For many mums-to-be, the question of whether to continue or even begin an exercise regime during pregnancy is one that is often met with controversy. We encourage you to pay a visit to your doctor in your search for an answer – whilst exercise is usually encouraged during pregnancy, under some circumstances it can be detrimental. Your doctor will perform a clinical evaluation to determine whether exercise equipment is safe for you and your growing fetus.
Benefits of Working Out
The use of exercise equipment during pregnancy offers many physical and emotional benefits. A good regime, for example, can help to relieve common problems associated with pregnancy (such as excessive weight gain, swelling of the hands and feet, leg cramps, varicose veins, insomnia, fatigue and constipation). You could also experience improved posture and circulation, reduced backaches, and increased mood or energy.
Listen to your Body
Obstetrician and gynecologist bodies recommend that pregnant women who have been cleared by their doctor should partake in at least 30 minutes of moderate-intensity physical activity on most (if not all) days of the week. This could include walking, swimming, cycling, moderate-intensity aerobics, running, racquet sports, and strength training. The latter three, however, are only safe for women who engaged in them prior to falling pregnant.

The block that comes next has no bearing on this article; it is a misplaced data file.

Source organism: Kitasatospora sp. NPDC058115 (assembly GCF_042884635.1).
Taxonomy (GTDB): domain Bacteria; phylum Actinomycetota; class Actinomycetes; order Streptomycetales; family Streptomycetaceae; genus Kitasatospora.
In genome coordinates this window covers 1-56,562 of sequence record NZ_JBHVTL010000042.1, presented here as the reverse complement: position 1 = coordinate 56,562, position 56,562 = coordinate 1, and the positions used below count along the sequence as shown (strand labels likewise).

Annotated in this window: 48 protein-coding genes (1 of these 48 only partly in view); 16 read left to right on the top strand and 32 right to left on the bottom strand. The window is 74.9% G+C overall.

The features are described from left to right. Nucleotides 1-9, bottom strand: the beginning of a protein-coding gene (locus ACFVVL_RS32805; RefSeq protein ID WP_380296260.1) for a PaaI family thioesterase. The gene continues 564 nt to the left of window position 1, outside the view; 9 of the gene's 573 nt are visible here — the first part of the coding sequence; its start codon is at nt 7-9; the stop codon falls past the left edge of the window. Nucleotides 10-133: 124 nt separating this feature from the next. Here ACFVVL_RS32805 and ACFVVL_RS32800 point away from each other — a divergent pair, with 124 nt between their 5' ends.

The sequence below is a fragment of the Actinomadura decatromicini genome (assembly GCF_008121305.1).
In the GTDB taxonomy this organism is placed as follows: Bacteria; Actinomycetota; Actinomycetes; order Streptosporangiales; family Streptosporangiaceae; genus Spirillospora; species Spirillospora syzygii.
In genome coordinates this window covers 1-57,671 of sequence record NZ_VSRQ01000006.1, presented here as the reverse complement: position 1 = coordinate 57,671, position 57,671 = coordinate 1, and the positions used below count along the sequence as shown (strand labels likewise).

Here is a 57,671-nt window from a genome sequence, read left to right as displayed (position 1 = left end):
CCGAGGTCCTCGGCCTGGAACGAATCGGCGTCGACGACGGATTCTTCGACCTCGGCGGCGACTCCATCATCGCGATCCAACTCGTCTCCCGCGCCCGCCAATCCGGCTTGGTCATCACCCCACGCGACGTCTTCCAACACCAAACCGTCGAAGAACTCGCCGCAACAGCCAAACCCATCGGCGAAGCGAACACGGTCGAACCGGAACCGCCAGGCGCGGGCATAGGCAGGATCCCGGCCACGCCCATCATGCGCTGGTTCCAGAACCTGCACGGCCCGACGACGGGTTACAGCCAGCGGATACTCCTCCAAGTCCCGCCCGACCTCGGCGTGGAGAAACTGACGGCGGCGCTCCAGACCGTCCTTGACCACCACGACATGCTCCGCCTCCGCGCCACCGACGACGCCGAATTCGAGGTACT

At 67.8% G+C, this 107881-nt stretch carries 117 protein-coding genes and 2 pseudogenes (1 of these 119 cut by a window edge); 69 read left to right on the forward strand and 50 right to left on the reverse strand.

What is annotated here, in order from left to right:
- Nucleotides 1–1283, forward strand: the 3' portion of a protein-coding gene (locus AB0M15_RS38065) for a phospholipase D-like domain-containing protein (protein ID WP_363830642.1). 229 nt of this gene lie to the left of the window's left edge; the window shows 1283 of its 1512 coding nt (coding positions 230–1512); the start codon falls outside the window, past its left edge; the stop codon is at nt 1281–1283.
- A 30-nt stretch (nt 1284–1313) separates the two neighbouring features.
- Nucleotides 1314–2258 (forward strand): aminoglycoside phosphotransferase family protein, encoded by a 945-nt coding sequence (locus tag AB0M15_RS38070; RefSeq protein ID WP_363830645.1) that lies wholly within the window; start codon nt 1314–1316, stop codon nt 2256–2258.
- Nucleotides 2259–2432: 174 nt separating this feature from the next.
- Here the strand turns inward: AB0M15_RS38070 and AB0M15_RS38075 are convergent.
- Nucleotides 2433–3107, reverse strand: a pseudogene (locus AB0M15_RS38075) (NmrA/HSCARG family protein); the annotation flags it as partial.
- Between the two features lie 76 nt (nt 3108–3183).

When designing your exercise regime, you will need to take into account all of the changes your body is experiencing (such as new body alignment, reduced strength and endurance, different posture, and extra weight), which place stress on your joints and muscles as well as making your heart work faster. The key is to let your body be your guide – you will know that you’re at a suitable intensity if you can talk normally and not become quickly exhausted.
After the first trimester, all women should avoid exercises that require them to lie on their backs in a supine position. This could not only cause you to feel dizzy when you stand up, it can also decrease blood flow to you and your baby. Women should also avoid activities with increased risk of trauma or falling (such as ice hockey, soccer, basketball, gymnastics, horseback riding, and downhill skiing). These sorts of sports could be fatal for a growing fetus.
It is of the essential that you pay close attention to signs that something is wrong when using exercise equipment, either for you or your baby. If you experience any of the following symptoms, stop exercising immediately and get in contact with your doctor – vaginal bleeding, shortness of breath before exercising, chest pain, dizziness, headaches, muscle weakness, preterm labour, decreased fetal movement, and amniotic fluid leakage.
If you are interested in continuing with your use of exercise equipment whilst pregnant but aren’t 100% sure on what is safe and what isn’t, we recommend getting in contact with your doctor. They will be able to outline a list of activities that it is perfectly safe for you to partake in. We also recommend finding a personal trainer who has experience with pregnant women, as they will be able to help you reach your fitness goals safely.